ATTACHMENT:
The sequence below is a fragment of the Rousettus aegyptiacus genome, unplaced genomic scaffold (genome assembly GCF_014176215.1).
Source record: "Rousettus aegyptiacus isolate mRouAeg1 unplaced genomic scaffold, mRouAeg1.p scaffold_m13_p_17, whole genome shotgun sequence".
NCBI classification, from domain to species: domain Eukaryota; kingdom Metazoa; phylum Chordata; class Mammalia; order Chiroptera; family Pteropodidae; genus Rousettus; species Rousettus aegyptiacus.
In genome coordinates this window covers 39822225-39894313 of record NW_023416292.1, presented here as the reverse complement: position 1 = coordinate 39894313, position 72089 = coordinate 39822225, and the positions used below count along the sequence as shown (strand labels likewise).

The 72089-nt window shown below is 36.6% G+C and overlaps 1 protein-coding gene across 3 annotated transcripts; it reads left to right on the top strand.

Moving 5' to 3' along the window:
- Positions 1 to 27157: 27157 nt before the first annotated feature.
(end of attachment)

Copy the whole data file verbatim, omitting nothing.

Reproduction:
The sequence below is a fragment of the Rousettus aegyptiacus genome, unplaced genomic scaffold (genome assembly GCF_014176215.1).
Source record: "Rousettus aegyptiacus isolate mRouAeg1 unplaced genomic scaffold, mRouAeg1.p scaffold_m13_p_17, whole genome shotgun sequence".
NCBI classification, from domain to species: domain Eukaryota; kingdom Metazoa; phylum Chordata; class Mammalia; order Chiroptera; family Pteropodidae; genus Rousettus; species Rousettus aegyptiacus.
In genome coordinates this window covers 39822225-39894313 of record NW_023416292.1, presented here as the reverse complement: position 1 = coordinate 39894313, position 72089 = coordinate 39822225, and the positions used below count along the sequence as shown (strand labels likewise).

The 72089-nt window shown below is 36.6% G+C and overlaps 1 protein-coding gene across 3 annotated transcripts; it reads left to right on the top strand.

Moving 5' to 3' along the window:
- Positions 1 to 27157: 27157 nt before the first annotated feature.